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Nepal applauds China at UPR for its work in Tibet
Phayul[Friday, November 09, 2018 22:01]
By Tenzin Sangmo

Nepalese riot police arrest Tibetans during a protest in Kathmandu/SCMP file
Nepalese riot police arrest Tibetans during a protest in Kathmandu/SCMP file
DHARAMSHALA, Nov. 9: Nepal, as a member of UN, lauded China at the 31st Universal Periodic Review held in Geneva on Nov 6.

Here is the text of the speech made by the Nepal's Representative at the UPR session.

“Thank you, Mr. President. We welcome the delegation of China and appreciate their presentation report.

China has been accelerating comprehensive development creating a robust base for wider realization and promotion of human rights.

Remarkable economic and social development has been achieved in the Tibet Autonomous Region which adjoins Nepal.

Nepal recommends the following:

Continue to implement the Free Education Policy in the TAR
Increases support for early childhood education in the rural communities
Continue to protect the rights of the migrant workers through legislation

We wish China every success in their UPR process.

Thank you, Mr. President.”


While it is definitely disappointing for Tibetans, it didn’t come as a surprise per se. Nepal, since the abolition of its Monarchy in 2008 has been consistently absorbed by China’s power, worsened by the impact of the devastating earthquake in April 2015.

China has always been a big influence. Maoism, a political ideology designed after the teachings of Chinese core leader Mao Zedong or Chairman Mao that took root in the country in mid-1990’s remained underground for many years while carrying out disrupting activities against the elites. It was at peak around 2006-2007 when Nepal was contemplating switching to a constitutional democracy.

In 2006-2007, the Maoist targeted all the Tibetan garment and carpet factory. Tibetan carpets were topping the list of foreign exchange goods. 80-90-% Tibetan owners were forced to close their factories and many moved abroad.

The situation began to deteriorate when the government ordered the closure of the Office of the Dalai Lama in January 2005. The office was symbolic in its recognition of the Dalai Lama as the political and spiritual leader of Tibetan people.

The closures are signs of something bigger, a writing on the wall.

Nepal was not only a host country but because of its geographic location functioned as a transit for Tibetan refugees looking to move to India. Nepal, at the urging of the Chinese government, had mostly slammed the door to Tibetan refugees who flee to freedom through Nepal.

According to International Campaign for Tibet, a nonprofit in DC that closely tracks the situation of Tibetans, the average of 2500-3500 a year declined dramatically to just a couple of hundreds a year since the crackdown on 2008 peaceful protest.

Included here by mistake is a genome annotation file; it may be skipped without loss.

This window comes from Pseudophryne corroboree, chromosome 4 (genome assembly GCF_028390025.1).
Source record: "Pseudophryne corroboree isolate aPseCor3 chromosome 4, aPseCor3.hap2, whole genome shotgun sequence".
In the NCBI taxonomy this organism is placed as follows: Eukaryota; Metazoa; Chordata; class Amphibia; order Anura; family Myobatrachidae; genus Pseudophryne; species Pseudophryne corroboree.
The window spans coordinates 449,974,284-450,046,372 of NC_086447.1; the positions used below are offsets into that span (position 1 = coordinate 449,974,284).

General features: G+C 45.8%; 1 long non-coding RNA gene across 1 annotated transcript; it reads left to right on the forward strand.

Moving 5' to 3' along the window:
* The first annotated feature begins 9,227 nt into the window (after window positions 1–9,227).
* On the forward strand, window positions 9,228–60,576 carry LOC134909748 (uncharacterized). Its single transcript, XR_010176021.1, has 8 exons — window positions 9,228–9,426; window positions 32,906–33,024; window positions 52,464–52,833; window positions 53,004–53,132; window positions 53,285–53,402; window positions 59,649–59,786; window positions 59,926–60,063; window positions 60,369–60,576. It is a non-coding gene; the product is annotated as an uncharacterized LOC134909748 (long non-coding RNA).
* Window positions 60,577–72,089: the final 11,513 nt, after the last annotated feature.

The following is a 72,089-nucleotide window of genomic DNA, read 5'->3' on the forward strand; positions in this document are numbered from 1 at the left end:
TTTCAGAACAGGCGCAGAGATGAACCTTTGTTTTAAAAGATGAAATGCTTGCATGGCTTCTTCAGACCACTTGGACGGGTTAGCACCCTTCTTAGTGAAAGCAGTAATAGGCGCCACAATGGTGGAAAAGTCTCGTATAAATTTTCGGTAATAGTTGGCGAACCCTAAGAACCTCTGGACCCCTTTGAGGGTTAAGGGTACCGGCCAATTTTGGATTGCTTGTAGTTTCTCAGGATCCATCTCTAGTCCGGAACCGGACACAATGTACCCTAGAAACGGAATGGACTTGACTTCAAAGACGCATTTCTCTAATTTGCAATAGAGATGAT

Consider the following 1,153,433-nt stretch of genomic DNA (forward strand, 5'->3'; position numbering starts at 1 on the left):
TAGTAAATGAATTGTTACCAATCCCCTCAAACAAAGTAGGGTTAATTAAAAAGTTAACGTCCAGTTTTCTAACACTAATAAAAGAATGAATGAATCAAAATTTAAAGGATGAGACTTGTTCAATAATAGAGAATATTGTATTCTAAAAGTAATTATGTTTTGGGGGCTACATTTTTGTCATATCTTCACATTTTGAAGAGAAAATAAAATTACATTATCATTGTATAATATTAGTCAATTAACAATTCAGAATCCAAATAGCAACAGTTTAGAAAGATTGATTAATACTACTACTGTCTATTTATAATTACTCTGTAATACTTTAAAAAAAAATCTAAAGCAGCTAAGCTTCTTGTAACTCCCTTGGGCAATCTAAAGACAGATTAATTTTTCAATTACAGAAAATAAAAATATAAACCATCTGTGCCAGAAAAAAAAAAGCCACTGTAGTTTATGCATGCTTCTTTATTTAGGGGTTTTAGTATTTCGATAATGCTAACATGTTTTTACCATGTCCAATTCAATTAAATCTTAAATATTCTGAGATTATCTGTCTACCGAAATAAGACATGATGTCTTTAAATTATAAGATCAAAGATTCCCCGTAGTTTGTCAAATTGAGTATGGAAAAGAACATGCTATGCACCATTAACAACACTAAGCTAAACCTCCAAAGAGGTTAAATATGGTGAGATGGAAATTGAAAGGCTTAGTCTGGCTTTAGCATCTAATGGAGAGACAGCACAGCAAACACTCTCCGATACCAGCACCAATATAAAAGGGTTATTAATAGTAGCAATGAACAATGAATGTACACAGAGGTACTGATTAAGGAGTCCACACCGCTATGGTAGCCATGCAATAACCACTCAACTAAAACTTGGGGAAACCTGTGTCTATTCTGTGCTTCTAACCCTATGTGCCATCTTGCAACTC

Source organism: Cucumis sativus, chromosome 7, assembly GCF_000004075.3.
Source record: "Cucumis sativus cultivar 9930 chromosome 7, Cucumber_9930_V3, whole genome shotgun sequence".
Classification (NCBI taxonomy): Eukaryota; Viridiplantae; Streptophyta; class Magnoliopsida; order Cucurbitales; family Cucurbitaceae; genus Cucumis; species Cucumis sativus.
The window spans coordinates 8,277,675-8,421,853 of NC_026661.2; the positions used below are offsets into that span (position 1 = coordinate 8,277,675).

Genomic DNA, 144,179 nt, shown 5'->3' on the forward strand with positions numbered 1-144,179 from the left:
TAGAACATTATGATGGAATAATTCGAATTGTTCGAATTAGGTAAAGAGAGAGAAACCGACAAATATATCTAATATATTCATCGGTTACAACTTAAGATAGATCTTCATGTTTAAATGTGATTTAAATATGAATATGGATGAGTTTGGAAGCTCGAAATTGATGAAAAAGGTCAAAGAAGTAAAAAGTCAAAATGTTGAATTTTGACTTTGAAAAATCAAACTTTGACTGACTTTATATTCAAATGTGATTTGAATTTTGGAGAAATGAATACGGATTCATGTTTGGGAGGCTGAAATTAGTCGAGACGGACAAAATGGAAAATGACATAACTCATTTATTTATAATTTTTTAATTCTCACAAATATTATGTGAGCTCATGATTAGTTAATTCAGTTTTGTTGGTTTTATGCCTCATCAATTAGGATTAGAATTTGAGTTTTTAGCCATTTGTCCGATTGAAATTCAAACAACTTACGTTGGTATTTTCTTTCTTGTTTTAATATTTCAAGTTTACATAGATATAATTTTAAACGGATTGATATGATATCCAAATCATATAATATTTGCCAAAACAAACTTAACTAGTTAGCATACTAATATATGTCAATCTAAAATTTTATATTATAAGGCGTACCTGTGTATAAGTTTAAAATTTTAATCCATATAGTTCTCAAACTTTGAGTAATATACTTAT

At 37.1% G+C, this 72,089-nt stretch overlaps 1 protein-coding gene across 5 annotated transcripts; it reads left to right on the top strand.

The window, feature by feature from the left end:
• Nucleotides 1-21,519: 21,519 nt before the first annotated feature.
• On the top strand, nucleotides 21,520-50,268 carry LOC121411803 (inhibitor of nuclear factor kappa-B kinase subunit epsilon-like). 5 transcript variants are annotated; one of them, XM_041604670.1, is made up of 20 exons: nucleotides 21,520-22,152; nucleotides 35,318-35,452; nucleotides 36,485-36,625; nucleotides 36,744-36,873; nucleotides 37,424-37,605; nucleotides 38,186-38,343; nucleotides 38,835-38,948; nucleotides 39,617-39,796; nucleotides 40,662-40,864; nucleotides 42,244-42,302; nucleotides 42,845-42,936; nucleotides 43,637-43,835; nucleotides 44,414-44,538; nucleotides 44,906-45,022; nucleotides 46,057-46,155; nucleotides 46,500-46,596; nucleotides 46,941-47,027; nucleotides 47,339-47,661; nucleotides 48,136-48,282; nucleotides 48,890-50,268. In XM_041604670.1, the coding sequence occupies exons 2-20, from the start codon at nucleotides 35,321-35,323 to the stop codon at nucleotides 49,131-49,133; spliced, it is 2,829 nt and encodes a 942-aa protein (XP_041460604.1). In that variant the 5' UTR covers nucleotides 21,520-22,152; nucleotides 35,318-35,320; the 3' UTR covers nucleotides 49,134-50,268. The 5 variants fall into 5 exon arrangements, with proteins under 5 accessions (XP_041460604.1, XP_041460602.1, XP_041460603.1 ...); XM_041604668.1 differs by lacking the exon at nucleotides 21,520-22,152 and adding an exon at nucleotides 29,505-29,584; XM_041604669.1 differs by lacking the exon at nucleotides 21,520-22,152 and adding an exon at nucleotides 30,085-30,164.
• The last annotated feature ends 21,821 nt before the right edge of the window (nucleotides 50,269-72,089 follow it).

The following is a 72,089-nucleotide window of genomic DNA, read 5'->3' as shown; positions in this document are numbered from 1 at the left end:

Nepal is not a signatory to UN Refugee Convention. Yet under the Gentleman’s Agreement, it is required to provide safe passage to India for Tibetan refugees, who the UN recognizes as “person of concern.”

Before the surge in control on activities of Tibetan refugees in the last decades, a key issue Tibetan refugees were battling for years was lack of a definitive identity and legal status. Tibetans who reached Nepal before 1989 were deemed eligible for Refugee Certificate but many never got it and those who came after 1989 were denied that right because they are “not real refugees’ after 30 years.

The lack of proper documents limits access, growth, and mobility of the refugee population.

In September 2012, U.S. made a fresh plea to Nepal to provide identification papers to Tibetan refugees living in the country, but the government, which cited “geopolitical sensitivities” in an apparent reference to pressure from China, flatly rejected its request.

Khadga Prasad Oli of Nepal Communist Party is the incumbent prime minister of Nepal since 15 Feb 2018. He is also the eleventh prime minister so far in the government that has written its constitution twice.

In June this year, during his five-day visit to China, Oli signed eight deal worth 2.24 billion USD. Nepal is a member of the China proposed Belt Road Initiative (BRI).
Nepal Deputy Prime Minister Krishna Bahadur said: “Nepal is gradually moving forward from the status of a least-developed country, our economic growth is rising, and is full of possibilities, so with the Chinese assistance, we can attain economic prosperity.”

According to Human Rights Watch, “Nepal signed several security and “intelligence-sharing” agreements with China and implemented close monitoring of the Tibetan community, its leaders, and real or perceived activists.

Tibetan refugees in Nepal weren’t able to observe the Tibetan National Uprising Day, H.H. the Dalai Lama’s birthday, or Conferment of Noble Peace Prize to the Dalai Lama.

"Observations of all anniversaries are thwarted with heavy security deployment and summoning of settlement heads to the police station," said Tenzin Dawa, Researcher at TCHRD.

Professor Robbie Barnett, a Tibetologist and a witness of 1987 protest in Tibet remarked that the all-out protest that took place in Nepal as a part of the widespread protest by Tibetans around the world during the 2008 Beijing Olympic may have set the tone for the precautionary orders from the government of Nepal.

China is coming up with different development projects and trade incentives for Nepal every other week. For now, it seems imminent that the political rights of the Tibetans will only become more restricted in the near future.
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